Structure of the Meeting
1. Explain the purpose To discuss the employee’s performance over the
for the meeting. past year, the job expectations and the
2. Explain the process a. Review past performance.
of the meeting. • Allow employee to share how they view
their performance over the past year.
• Allow employee to share ideas they have
for strengthening their performance.
• Supervisor shares their evaluation.
• Discuss difference and come to a
b. Set performance expectations for the next
c. Discuss developmental plans and activities that
should be conducted during the next appraisal
3. Ask if the employee
has any questions
about how the meeting
4. Allow the employee a. Listen carefully to the employee’s self-
to share their assessment.
assessment of their b. Focus the employee on specific behaviors,
performance. actions and results related to his/her performance.
5. Share your a. Provide effective performance feedback.
appraisal and overall b. Focus on behaviors, actions, and results.
rating. c. Reinforce positive performance results.
d. Direct critical performance feedback toward
6. Guide the a. Show interest in what the employee has to
discussion of contribute.
similarities and b. Ask questions to clarify and to gather
differences in the information.
performance appraisal. c. Focus the conversation on performance
d. Seek to understand why the employee chose
the behaviors he/she did.
e. Arrive at a common understanding on how you
and the employee view his/her performance.
f. When disagreements occur, ask questions to
uncover the underlying reasons for this difference
7. Receive feedback a. Focus on the performance issues reported, not
and suggestions from the person or personality.
the employee. b. Carefully listen; take notes.
c. Acknowledge the employee’s concern.
d. Welcome suggestions.
e. Remain open to feedback on your own
behavior as a manager.
f. Clarify any feedback that you receive from the
employee on your own leadership.
8. Set performance
expectations for the
next appraisal period.
for the next appraisal
10. Close the meeting. a. Acknowledge your appreciation of the
b. Review the performance expectations and
c. Clarify the roles that you and the employee with
take in regard to performance expectations and
developmental activities and determine the next
11. Allow the
employee to make
written comments on
the appraisal. Insure
they receive a copy of
Performance Management Frequently Asked Questions
1. Is the performance appraisal process for career employees only?
While policy and bargaining agreements specify that only regular
status employees are required to receive an annual performance
appraisal, this does not limit supervisors and managers from
appraising all staff members. As an example, many units conduct
performance appraisals for student employees.
2. Are all represented and unrepresented staff reviewed at the same
Staff eligible to receive an annual performance evaluation should
receive the evaluation in August; however, if a supervisor is not
available during the summer months it may be necessary for the
evaluation to be given prior to August. Consult with Human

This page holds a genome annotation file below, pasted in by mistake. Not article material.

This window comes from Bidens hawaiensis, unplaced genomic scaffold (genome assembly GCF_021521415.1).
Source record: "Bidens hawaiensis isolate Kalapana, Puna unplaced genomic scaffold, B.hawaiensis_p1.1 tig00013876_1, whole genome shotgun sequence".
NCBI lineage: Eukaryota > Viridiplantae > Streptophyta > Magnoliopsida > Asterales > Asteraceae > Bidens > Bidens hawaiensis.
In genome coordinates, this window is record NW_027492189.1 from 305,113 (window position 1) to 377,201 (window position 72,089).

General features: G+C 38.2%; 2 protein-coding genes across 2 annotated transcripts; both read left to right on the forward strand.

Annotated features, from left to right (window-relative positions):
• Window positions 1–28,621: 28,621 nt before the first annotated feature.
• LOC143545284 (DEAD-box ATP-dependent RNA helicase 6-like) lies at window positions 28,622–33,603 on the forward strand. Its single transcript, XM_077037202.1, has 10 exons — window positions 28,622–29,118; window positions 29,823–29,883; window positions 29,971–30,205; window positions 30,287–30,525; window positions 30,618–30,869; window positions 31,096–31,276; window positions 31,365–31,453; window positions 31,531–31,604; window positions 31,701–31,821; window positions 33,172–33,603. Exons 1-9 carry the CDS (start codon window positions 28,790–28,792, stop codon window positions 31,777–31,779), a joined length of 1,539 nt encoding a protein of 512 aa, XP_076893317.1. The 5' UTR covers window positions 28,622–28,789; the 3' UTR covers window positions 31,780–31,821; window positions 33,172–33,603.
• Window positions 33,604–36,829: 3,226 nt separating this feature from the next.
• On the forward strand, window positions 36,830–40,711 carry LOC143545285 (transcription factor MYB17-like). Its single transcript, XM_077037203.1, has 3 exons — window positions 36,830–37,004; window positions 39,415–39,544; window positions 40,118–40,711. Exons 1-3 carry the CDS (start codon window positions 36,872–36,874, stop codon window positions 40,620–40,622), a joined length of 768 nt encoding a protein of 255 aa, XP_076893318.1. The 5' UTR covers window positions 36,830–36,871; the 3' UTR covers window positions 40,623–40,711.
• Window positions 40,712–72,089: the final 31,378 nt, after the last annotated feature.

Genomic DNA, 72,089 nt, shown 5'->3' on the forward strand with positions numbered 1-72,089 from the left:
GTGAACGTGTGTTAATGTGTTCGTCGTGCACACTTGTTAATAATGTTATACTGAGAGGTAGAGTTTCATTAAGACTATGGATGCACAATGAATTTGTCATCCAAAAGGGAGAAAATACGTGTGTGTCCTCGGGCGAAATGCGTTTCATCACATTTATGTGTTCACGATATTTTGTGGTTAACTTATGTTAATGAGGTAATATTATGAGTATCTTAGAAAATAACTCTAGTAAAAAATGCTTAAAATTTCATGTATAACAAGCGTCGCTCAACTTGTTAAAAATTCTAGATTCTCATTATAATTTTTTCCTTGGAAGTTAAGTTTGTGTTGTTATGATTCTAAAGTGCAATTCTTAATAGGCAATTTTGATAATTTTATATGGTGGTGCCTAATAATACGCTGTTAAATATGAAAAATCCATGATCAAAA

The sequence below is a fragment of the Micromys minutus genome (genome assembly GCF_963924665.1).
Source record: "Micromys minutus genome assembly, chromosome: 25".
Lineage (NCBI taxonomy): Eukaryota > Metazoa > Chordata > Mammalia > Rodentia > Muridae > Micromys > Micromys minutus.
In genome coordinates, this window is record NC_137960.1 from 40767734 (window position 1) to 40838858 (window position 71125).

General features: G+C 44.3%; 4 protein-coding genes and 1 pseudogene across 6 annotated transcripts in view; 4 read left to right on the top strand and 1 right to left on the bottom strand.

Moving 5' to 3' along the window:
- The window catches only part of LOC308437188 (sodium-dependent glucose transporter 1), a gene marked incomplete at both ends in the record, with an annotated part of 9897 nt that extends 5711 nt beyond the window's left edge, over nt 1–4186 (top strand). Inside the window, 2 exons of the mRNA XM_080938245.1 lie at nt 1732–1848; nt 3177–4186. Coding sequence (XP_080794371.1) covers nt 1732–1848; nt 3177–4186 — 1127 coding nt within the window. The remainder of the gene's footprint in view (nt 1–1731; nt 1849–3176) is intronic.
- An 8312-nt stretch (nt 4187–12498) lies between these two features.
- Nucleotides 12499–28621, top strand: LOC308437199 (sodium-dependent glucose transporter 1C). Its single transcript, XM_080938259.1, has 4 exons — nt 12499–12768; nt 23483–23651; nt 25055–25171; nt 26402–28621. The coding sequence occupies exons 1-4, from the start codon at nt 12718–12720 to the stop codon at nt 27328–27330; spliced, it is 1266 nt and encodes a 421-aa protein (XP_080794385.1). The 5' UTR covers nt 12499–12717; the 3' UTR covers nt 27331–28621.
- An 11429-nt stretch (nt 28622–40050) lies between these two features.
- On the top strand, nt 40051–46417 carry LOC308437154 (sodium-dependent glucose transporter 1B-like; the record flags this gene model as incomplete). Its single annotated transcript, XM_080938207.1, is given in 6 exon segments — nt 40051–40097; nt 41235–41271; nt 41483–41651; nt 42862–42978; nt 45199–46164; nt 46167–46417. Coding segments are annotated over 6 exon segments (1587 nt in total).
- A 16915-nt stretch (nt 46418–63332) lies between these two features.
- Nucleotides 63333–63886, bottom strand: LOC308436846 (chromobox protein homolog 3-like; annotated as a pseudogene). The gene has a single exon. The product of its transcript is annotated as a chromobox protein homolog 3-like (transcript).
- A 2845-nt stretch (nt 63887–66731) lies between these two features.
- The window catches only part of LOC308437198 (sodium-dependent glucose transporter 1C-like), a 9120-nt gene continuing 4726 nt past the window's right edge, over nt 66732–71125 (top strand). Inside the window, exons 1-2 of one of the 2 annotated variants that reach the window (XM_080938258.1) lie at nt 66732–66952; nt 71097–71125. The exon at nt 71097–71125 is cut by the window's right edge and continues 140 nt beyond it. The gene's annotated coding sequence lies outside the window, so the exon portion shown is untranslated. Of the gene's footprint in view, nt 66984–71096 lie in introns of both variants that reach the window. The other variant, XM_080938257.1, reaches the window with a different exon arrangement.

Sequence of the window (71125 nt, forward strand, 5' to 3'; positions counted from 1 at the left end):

Resources if a different review period is necessary.
3. How long must an employee be on the job prior to having an annual
Employees should complete their probationary period before
receiving the annual performance appraisal. If an employee is new
to a position but has worked in another department, both the
current and the previous supervisors should work together to
complete the performance appraisal.
In the case of a probationary employee, typically an evaluation
should be given midway through the period. This will allow the
employee to correct any behavior that may not be meeting
standards before the probationary period ends. Check the
applicable bargaining contract for the timing and frequency of
evaluations to be completed during the probationary period.
4. Can key staff members in my department give input on the
performance appraisal of my direct reports?
It is appropriate to solicit input from staff that are knowledgeable of
the employee’s work performance. How this input is represented
on the performance appraisal should be agreed upon by the
employees’ supervisor and next level supervisor.
5. If an employee is eligible to receive the updated version of the
performance appraisal, can they request and receive a
If an employee requests it, the supervisor should complete the
6. Are employees required to complete the self-appraisal form?
Employees should complete a self-appraisal prior to the supervisor
completing the performance appraisal. The self-appraisal form
allows employees to summarize major accomplishments within the
review period, list any educational activities accomplished during
the review period, state goals/objectives, and provide an
opportunity to address other issues. The supervisor should not
delay the performance appraisal if the self-appraisal has not been
completed by the specified deadline.
7. I have only been supervising my staff for a short time, should I still
complete the performance appraisals?
Yes. Consult with the previous supervisor or the Department Head
in completing the appraisals.
8. Does the employee have to sign the performance appraisal?